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Volume XII, Number 147


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New Immigration Option for Entrepreneurs

Finding a U.S. immigration status that is appropriate for entrepreneurs can be difficult. Increasingly, colleges and universities, as well as state and local governments, have sought to address this issue. Over the past several years, institutions of higher education have used the higher education exemption from the H-1B cap to obtain H-1B status for “Entrepreneurs in Residence” (EINs). Several such programs exist, including a recently formed EIN program in Chicago comprised of Columbia College, DePaul University, Illinois Institute of Technology, Loyola University and Northwestern University.

U.S. Citizenship and Immigration Services (USCIS)Entrepreneurs Visa Guide” outlines other U.S. immigration options available to entrepreneurs. In addition to the options detailed in this guide, a new approach to obtain employment authorization for entrepreneurs becomes effective on July 17, 2017. The new Entrepreneurial Parole Program is meant to provide U.S. employment authorization to individuals with at least a 10% ownership stake in an entity established within the past five years. Employment authorization under this program may be valid for up to five years.

To obtain employment authorization under the Entrepreneurial Parole Program, an applicant must show:

  1. An investment from qualified U.S. investors of at least $250,000; or

  2. Grants totaling at least $100,000 within 18 months immediately preceding the filing from governmental entities that provide financial assistance to start-up businesses for economic development, research and development, or job creation; or

  3. Partial completion of criteria 1 or 2 and compelling evidence that the entity has substantial potential for rapid growth and job creation.

Spouses and children may accompany Entrepreneurial Parolees to the U.S. under this program. Spouses will also be eligible to apply for employment authorization in the United States.

USCIS predicts that close to 3,000 individuals may take advantage of the new Entrepreneurial Parole Program. The impact of the Program is yet to be seen, but it does provide another option for entrepreneurs to stay in the U.S. and build their businesses.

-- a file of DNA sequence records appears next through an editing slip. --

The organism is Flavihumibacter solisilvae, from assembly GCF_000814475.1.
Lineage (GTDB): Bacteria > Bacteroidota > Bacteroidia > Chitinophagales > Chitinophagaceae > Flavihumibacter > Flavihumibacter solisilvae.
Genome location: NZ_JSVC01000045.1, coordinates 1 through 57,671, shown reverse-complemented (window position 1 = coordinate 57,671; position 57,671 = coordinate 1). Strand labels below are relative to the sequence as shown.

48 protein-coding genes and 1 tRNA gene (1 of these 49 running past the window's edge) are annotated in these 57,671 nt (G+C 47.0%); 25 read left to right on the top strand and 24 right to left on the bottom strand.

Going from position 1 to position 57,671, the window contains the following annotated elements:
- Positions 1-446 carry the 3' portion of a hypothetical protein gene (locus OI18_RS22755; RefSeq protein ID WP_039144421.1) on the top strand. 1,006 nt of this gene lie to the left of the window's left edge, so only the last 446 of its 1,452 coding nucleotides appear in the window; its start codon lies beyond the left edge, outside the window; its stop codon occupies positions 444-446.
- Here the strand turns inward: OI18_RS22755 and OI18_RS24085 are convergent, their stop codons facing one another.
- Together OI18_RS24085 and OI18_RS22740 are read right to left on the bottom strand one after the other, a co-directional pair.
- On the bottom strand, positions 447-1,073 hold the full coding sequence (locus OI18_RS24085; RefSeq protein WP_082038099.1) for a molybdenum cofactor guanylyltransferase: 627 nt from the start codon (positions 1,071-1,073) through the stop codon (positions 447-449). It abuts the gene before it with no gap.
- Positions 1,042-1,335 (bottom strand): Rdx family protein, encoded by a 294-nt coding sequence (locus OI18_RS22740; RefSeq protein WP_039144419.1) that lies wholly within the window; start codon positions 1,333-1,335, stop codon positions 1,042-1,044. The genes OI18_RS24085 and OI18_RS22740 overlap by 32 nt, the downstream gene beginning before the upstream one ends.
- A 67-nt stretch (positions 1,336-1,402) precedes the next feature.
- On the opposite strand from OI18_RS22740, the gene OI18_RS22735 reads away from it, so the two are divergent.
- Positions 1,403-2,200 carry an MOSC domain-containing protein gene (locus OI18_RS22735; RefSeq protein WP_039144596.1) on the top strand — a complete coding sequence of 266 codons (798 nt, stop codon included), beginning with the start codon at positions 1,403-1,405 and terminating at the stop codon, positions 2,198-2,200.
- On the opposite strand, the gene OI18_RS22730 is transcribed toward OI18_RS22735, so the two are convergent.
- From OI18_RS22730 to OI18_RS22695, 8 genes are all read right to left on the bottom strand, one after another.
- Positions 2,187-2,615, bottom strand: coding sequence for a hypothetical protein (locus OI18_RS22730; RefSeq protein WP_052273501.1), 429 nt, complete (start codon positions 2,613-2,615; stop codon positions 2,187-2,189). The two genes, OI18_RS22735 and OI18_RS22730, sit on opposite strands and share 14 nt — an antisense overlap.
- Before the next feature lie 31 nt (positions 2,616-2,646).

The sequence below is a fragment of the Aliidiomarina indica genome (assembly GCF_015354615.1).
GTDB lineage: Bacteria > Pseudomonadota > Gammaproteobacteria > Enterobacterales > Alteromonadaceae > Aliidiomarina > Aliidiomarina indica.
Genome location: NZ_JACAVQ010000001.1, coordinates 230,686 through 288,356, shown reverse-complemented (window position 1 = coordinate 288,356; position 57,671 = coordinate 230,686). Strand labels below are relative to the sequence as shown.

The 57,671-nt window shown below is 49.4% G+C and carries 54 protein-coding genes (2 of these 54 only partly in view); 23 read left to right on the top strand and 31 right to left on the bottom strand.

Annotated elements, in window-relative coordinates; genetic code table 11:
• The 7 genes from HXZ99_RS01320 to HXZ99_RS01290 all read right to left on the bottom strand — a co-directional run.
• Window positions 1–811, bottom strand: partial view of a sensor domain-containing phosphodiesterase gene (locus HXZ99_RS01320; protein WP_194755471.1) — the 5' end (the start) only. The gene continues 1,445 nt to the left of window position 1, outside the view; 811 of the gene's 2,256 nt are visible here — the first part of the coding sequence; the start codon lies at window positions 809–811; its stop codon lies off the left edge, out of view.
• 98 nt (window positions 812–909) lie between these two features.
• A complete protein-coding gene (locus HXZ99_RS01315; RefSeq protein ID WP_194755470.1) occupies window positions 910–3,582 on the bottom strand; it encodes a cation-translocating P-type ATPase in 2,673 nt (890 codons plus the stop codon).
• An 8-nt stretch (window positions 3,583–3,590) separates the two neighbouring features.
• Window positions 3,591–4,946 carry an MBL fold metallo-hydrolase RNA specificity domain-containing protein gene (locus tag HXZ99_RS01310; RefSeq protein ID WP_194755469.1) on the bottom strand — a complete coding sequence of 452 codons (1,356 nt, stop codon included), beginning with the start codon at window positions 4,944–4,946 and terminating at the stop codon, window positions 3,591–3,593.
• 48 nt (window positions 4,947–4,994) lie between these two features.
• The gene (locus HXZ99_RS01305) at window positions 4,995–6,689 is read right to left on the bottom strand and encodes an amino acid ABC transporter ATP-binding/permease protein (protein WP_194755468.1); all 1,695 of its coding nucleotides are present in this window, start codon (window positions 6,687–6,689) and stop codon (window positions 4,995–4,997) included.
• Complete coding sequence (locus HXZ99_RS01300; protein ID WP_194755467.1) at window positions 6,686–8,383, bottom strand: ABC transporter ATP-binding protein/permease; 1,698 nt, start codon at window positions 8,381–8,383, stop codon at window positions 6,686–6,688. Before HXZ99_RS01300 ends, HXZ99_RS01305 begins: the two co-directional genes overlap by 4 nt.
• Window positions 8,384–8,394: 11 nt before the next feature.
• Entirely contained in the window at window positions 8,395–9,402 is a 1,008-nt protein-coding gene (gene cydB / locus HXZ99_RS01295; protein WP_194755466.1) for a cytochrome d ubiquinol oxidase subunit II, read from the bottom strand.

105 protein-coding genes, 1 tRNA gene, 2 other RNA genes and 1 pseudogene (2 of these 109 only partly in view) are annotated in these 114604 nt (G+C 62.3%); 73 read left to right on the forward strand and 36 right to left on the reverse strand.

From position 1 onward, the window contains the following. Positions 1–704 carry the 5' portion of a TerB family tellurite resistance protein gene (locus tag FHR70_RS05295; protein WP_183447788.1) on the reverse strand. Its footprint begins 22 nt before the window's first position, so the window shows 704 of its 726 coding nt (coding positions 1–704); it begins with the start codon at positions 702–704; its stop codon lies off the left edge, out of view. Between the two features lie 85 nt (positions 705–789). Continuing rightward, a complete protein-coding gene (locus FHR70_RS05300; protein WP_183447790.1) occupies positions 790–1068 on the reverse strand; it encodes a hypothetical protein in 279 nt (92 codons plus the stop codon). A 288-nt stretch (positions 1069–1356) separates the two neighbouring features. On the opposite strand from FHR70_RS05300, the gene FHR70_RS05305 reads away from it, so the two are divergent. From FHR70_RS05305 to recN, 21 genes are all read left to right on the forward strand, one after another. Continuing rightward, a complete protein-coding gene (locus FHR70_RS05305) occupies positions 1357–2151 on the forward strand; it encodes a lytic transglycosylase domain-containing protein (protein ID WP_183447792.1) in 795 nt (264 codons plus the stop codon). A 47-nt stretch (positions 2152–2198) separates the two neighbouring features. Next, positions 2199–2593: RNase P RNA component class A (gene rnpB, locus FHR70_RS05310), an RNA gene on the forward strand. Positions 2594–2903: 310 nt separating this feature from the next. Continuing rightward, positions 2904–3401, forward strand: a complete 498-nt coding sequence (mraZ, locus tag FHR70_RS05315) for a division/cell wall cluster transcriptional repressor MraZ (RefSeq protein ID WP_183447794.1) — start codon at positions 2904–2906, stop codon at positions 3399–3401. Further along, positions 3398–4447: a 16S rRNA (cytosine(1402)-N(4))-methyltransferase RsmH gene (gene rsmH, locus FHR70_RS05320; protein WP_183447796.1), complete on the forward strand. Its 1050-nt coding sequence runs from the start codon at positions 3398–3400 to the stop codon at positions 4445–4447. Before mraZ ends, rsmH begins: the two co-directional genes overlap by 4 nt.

©2022 MICHAEL BEST & FRIEDRICH LLPNational Law Review, Volume VII, Number 159

About this Author

Kelly M. Fortier, Michael Best Law Firm, Business immigration, Attorney

Kelly helps employers of all sizes meet their staffing needs by handling the immigration issues they face in hiring foreign nationals and moving employees around the globe.

A partner in the firm’s Labor and Employment Relations practice group and Co-chair of the Immigration and International Migration team, she handles compliance issues for corporations that transfer dozens of employees into and out of the United States each year as well as small companies seeking to bring in a few key hires from abroad.

Kelly is highly...

Jose Olivieri, Michael Best Law Firm, Higher Education, Labor and Immigration Attorney
Partner, Industry Group Chair

José is the founder and co-chair of Michael Best’s immigration law practice. Clients depend on his deep knowledge of and experience with U.S. immigration law and employment-based immigration matters, including:

  • Immigration status

  • Permanent labor certification

  • National interest waiver

  • Adjustment of status

  • Consular processing

  • Citizenship and...

Kelly Rourke, Michael Best Law Firm, Immigration and Employment Attorney

Kelly assists employers with administrative law matters, focusing her practice primarily on employment-based immigration.

She regularly helps clients meet critical staffing needs by obtaining nonimmigrant status for foreign workers and securing and maintaining legal permanent residence for foreign nationals. To this end, she handles an array of nonimmigrant petitions, applications for labor certification, adjustment of status and naturalization filings, consular processing matters, motions to reopen, and motions to reconsider. She also...